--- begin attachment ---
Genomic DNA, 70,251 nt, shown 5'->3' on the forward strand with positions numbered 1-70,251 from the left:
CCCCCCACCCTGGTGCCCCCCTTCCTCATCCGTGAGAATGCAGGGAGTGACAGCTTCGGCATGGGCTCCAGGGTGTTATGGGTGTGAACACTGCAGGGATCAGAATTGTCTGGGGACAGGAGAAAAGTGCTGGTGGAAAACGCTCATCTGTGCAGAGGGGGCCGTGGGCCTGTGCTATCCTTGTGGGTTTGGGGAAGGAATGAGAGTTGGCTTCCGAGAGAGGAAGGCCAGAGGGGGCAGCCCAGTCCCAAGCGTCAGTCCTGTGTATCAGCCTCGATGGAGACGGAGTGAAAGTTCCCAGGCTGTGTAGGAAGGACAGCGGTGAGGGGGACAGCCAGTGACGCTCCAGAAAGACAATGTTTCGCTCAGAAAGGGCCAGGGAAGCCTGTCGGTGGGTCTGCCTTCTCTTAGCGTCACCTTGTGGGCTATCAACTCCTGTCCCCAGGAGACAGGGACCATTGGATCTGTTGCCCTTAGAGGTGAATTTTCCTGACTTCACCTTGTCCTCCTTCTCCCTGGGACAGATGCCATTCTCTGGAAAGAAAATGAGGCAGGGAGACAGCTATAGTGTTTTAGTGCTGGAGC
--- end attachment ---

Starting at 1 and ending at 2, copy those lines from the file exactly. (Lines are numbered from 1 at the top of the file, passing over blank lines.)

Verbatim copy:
Genomic DNA, 70,251 nt, shown 5'->3' on the forward strand with positions numbered 1-70,251 from the left:
CCCCCCACCCTGGTGCCCCCCTTCCTCATCCGTGAGAATGCAGGGAGTGACAGCTTCGGCATGGGCTCCAGGGTGTTATGGGTGTGAACACTGCAGGGATCAGAATTGTCTGGGGACAGGAGAAAAGTGCTGGTGGAAAACGCTCATCTGTGCAGAGGGGGCCGTGGGCCTGTGCTATCCTTGTGGGTTTGGGGAAGGAATGAGAGTTGGCTTCCGAGAGAGGAAGGCCAGAGGGGGCAGCCCAGTCCCAAGCGTCAGTCCTGTGTATCAGCCTCGATGGAGACGGAGTGAAAGTTCCCAGGCTGTGTAGGAAGGACAGCGGTGAGGGGGACAGCCAGTGACGCTCCAGAAAGACAATGTTTCGCTCAGAAAGGGCCAGGGAAGCCTGTCGGTGGGTCTGCCTTCTCTTAGCGTCACCTTGTGGGCTATCAACTCCTGTCCCCAGGAGACAGGGACCATTGGATCTGTTGCCCTTAGAGGTGAATTTTCCTGACTTCACCTTGTCCTCCTTCTCCCTGGGACAGATGCCATTCTCTGGAAAGAAAATGAGGCAGGGAGACAGCTATAGTGTTTTAGTGCTGGAGC